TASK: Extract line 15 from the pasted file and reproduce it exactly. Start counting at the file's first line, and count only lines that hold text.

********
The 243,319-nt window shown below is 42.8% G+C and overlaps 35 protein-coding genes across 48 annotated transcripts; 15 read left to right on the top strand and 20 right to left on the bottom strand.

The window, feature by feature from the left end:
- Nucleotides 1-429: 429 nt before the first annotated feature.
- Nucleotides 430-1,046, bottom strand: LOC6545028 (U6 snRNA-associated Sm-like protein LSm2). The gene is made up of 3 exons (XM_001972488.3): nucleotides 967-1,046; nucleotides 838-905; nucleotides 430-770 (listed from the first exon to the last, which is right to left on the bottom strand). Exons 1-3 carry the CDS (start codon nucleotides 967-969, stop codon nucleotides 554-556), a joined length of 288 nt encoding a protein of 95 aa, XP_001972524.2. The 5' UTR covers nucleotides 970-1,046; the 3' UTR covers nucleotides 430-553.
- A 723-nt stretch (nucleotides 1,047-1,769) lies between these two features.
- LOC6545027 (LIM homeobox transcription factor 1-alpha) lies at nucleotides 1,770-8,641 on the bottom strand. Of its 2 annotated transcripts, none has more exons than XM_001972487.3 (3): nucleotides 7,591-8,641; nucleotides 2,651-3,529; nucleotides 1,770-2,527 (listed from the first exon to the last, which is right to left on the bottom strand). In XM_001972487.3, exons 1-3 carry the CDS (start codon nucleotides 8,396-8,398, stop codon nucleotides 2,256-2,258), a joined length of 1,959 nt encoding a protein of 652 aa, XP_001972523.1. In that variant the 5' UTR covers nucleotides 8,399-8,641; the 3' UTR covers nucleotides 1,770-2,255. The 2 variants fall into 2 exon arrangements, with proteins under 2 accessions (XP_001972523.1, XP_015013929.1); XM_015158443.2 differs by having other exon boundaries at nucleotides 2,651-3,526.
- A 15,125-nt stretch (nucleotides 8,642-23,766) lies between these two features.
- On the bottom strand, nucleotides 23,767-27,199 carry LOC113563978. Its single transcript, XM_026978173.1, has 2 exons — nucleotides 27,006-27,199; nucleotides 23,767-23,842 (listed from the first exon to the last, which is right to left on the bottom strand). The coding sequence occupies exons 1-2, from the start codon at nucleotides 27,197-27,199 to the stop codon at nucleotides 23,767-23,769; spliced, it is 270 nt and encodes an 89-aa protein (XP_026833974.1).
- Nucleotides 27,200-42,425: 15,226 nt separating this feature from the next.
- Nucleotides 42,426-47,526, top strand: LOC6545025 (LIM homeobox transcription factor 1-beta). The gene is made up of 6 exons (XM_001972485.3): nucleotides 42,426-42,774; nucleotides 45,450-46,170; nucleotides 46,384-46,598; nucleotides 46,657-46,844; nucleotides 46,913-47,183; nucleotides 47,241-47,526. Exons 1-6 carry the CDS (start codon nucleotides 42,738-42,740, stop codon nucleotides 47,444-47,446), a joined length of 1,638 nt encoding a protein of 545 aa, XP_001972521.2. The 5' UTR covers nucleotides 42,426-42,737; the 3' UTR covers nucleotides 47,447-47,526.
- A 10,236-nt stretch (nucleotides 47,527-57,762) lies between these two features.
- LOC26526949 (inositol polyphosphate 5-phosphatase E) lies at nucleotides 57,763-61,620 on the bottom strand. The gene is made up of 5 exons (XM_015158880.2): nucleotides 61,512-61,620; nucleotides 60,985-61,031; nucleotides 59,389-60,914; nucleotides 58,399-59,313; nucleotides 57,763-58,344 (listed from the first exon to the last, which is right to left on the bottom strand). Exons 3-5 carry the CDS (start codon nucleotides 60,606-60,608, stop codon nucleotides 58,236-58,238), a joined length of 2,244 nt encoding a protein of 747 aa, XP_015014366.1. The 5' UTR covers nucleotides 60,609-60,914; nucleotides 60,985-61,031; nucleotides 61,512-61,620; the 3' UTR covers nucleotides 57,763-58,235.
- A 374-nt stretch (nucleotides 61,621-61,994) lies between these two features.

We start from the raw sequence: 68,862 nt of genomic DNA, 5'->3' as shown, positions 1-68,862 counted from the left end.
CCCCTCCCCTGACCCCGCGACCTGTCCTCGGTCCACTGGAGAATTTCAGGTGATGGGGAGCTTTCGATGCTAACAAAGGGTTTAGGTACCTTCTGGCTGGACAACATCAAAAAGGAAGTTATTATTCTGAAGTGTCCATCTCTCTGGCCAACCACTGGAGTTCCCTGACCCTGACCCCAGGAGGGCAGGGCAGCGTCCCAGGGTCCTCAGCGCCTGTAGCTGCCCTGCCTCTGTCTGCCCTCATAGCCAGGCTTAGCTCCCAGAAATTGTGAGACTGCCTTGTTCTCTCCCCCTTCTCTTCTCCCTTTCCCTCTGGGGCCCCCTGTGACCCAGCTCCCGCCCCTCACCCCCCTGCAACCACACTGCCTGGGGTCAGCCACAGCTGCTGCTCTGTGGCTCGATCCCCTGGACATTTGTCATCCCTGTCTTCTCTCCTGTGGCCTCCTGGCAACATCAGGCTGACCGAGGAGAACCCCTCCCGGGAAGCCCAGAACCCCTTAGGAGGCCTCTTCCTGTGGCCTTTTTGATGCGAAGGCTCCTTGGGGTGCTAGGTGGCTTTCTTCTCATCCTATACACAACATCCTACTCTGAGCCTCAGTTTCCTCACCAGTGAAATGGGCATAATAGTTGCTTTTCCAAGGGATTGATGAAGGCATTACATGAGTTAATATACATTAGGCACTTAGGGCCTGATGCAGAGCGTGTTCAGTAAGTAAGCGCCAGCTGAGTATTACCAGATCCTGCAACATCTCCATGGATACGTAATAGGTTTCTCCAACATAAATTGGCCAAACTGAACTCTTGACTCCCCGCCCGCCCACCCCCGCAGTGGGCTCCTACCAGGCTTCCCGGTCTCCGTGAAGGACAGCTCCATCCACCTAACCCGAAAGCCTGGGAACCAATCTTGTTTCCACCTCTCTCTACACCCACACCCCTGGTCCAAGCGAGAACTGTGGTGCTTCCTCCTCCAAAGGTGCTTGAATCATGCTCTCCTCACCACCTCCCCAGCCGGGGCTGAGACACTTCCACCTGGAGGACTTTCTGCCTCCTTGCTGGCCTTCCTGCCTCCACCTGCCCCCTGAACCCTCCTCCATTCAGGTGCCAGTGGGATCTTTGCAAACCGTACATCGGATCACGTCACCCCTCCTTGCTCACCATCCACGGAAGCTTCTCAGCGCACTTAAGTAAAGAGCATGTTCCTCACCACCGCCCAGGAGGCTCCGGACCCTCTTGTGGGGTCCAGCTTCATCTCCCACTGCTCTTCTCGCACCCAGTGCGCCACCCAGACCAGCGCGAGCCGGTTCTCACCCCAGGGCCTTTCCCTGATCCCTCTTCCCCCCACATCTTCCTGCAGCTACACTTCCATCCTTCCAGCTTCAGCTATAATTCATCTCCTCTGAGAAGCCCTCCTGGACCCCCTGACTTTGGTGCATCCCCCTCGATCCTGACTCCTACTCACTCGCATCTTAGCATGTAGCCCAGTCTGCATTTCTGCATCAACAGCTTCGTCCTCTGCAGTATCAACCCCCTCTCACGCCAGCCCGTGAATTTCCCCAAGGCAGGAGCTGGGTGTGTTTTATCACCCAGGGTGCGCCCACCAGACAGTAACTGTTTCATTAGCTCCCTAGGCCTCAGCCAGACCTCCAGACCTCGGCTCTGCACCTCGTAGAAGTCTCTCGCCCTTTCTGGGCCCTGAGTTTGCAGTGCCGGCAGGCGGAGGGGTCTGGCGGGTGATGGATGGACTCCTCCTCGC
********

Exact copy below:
CCCCTCCCCTGACCCCGCGACCTGTCCTCGGTCCACTGGAGAATTTCAGGTGATGGGGAGCTTTCGATGCTAACAAAGGGTTTAGGTACCTTCTGGCTGGACAACATCAAAAAGGAAGTTATTATTCTGAAGTGTCCATCTCTCTGGCCAACCACTGGAGTTCCCTGACCCTGACCCCAGGAGGGCAGGGCAGCGTCCCAGGGTCCTCAGCGCCTGTAGCTGCCCTGCCTCTGTCTGCCCTCATAGCCAGGCTTAGCTCCCAGAAATTGTGAGACTGCCTTGTTCTCTCCCCCTTCTCTTCTCCCTTTCCCTCTGGGGCCCCCTGTGACCCAGCTCCCGCCCCTCACCCCCCTGCAACCACACTGCCTGGGGTCAGCCACAGCTGCTGCTCTGTGGCTCGATCCCCTGGACATTTGTCATCCCTGTCTTCTCTCCTGTGGCCTCCTGGCAACATCAGGCTGACCGAGGAGAACCCCTCCCGGGAAGCCCAGAACCCCTTAGGAGGCCTCTTCCTGTGGCCTTTTTGATGCGAAGGCTCCTTGGGGTGCTAGGTGGCTTTCTTCTCATCCTATACACAACATCCTACTCTGAGCCTCAGTTTCCTCACCAGTGAAATGGGCATAATAGTTGCTTTTCCAAGGGATTGATGAAGGCATTACATGAGTTAATATACATTAGGCACTTAGGGCCTGATGCAGAGCGTGTTCAGTAAGTAAGCGCCAGCTGAGTATTACCAGATCCTGCAACATCTCCATGGATACGTAATAGGTTTCTCCAACATAAATTGGCCAAACTGAACTCTTGACTCCCCGCCCGCCCACCCCCGCAGTGGGCTCCTACCAGGCTTCCCGGTCTCCGTGAAGGACAGCTCCATCCACCTAACCCGAAAGCCTGGGAACCAATCTTGTTTCCACCTCTCTCTACACCCACACCCCTGGTCCAAGCGAGAACTGTGGTGCTTCCTCCTCCAAAGGTGCTTGAATCATGCTCTCCTCACCACCTCCCCAGCCGGGGCTGAGACACTTCCACCTGGAGGACTTTCTGCCTCCTTGCTGGCCTTCCTGCCTCCACCTGCCCCCTGAACCCTCCTCCATTCAGGTGCCAGTGGGATCTTTGCAAACCGTACATCGGATCACGTCACCCCTCCTTGCTCACCATCCACGGAAGCTTCTCAGCGCACTTAAGTAAAGAGCATGTTCCTCACCACCGCCCAGGAGGCTCCGGACCCTCTTGTGGGGTCCAGCTTCATCTCCCACTGCTCTTCTCGCACCCAGTGCGCCACCCAGACCAGCGCGAGCCGGTTCTCACCCCAGGGCCTTTCCCTGATCCCTCTTCCCCCCACATCTTCCTGCAGCTACACTTCCATCCTTCCAGCTTCAGCTATAATTCATCTCCTCTGAGAAGCCCTCCTGGACCCCCTGACTTTGGTGCATCCCCCTCGATCCTGACTCCTACTCACTCGCATCTTAGCATGTAGCCCAGTCTGCATTTCTGCATCAACAGCTTCGTCCTCTGCAGTATCAACCCCCTCTCACGCCAGCCCGTGAATTTCCCCAAGGCAGGAGCTGGGTGTGTTTTATCACCCAGGGTGCGCCCACCAGACAGTAACTGTTTCATTAGCTCCCTAGGCCTCAGCCAGACCTCCAGACCTCGGCTCTGCACCTCGTAGAAGTCTCTCGCCCTTTCTGGGCCCTGAGTTTGCAGTGCCGGCAGGCGGAGGGGTCTGGCGGGTGATGGATGGACTCCTCCTCGC